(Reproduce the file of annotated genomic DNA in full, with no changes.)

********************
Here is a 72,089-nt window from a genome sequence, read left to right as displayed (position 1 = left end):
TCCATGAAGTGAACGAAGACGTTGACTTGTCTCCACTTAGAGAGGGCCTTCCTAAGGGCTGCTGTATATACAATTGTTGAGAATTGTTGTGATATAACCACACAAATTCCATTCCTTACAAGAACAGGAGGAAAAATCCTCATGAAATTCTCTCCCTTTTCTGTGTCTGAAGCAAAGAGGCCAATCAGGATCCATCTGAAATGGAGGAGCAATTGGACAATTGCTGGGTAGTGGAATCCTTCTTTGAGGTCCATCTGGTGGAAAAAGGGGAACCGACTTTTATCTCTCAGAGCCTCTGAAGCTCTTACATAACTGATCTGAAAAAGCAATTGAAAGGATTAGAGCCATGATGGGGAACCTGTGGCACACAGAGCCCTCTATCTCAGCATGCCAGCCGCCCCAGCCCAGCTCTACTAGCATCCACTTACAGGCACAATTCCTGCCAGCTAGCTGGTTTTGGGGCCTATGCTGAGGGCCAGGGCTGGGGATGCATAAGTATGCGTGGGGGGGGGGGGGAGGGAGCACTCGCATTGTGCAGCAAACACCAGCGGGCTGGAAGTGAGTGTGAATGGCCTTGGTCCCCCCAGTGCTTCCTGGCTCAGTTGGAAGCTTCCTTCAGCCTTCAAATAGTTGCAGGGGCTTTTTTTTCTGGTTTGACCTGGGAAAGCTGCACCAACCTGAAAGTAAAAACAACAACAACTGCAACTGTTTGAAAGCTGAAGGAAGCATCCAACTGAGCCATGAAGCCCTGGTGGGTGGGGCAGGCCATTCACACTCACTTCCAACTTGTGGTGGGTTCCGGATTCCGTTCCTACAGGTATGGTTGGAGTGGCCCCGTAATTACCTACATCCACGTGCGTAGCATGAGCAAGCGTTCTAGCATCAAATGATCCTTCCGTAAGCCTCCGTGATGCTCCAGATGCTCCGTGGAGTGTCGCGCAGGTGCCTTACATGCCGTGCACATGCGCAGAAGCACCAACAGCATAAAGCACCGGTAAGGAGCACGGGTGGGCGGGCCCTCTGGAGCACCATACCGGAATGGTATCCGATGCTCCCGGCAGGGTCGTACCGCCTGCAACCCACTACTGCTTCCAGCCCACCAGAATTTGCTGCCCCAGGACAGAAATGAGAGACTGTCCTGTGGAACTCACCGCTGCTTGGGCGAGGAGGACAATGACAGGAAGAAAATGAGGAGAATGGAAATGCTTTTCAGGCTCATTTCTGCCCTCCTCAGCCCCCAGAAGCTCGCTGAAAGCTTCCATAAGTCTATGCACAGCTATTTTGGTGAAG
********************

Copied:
Here is a 72,089-nt window from a genome sequence, read left to right as displayed (position 1 = left end):
TCCATGAAGTGAACGAAGACGTTGACTTGTCTCCACTTAGAGAGGGCCTTCCTAAGGGCTGCTGTATATACAATTGTTGAGAATTGTTGTGATATAACCACACAAATTCCATTCCTTACAAGAACAGGAGGAAAAATCCTCATGAAATTCTCTCCCTTTTCTGTGTCTGAAGCAAAGAGGCCAATCAGGATCCATCTGAAATGGAGGAGCAATTGGACAATTGCTGGGTAGTGGAATCCTTCTTTGAGGTCCATCTGGTGGAAAAAGGGGAACCGACTTTTATCTCTCAGAGCCTCTGAAGCTCTTACATAACTGATCTGAAAAAGCAATTGAAAGGATTAGAGCCATGATGGGGAACCTGTGGCACACAGAGCCCTCTATCTCAGCATGCCAGCCGCCCCAGCCCAGCTCTACTAGCATCCACTTACAGGCACAATTCCTGCCAGCTAGCTGGTTTTGGGGCCTATGCTGAGGGCCAGGGCTGGGGATGCATAAGTATGCGTGGGGGGGGGGGGGAGGGAGCACTCGCATTGTGCAGCAAACACCAGCGGGCTGGAAGTGAGTGTGAATGGCCTTGGTCCCCCCAGTGCTTCCTGGCTCAGTTGGAAGCTTCCTTCAGCCTTCAAATAGTTGCAGGGGCTTTTTTTTCTGGTTTGACCTGGGAAAGCTGCACCAACCTGAAAGTAAAAACAACAACAACTGCAACTGTTTGAAAGCTGAAGGAAGCATCCAACTGAGCCATGAAGCCCTGGTGGGTGGGGCAGGCCATTCACACTCACTTCCAACTTGTGGTGGGTTCCGGATTCCGTTCCTACAGGTATGGTTGGAGTGGCCCCGTAATTACCTACATCCACGTGCGTAGCATGAGCAAGCGTTCTAGCATCAAATGATCCTTCCGTAAGCCTCCGTGATGCTCCAGATGCTCCGTGGAGTGTCGCGCAGGTGCCTTACATGCCGTGCACATGCGCAGAAGCACCAACAGCATAAAGCACCGGTAAGGAGCACGGGTGGGCGGGCCCTCTGGAGCACCATACCGGAATGGTATCCGATGCTCCCGGCAGGGTCGTACCGCCTGCAACCCACTACTGCTTCCAGCCCACCAGAATTTGCTGCCCCAGGACAGAAATGAGAGACTGTCCTGTGGAACTCACCGCTGCTTGGGCGAGGAGGACAATGACAGGAAGAAAATGAGGAGAATGGAAATGCTTTTCAGGCTCATTTCTGCCCTCCTCAGCCCCCAGAAGCTCGCTGAAAGCTTCCATAAGTCTATGCACAGCTATTTTGGTGAAG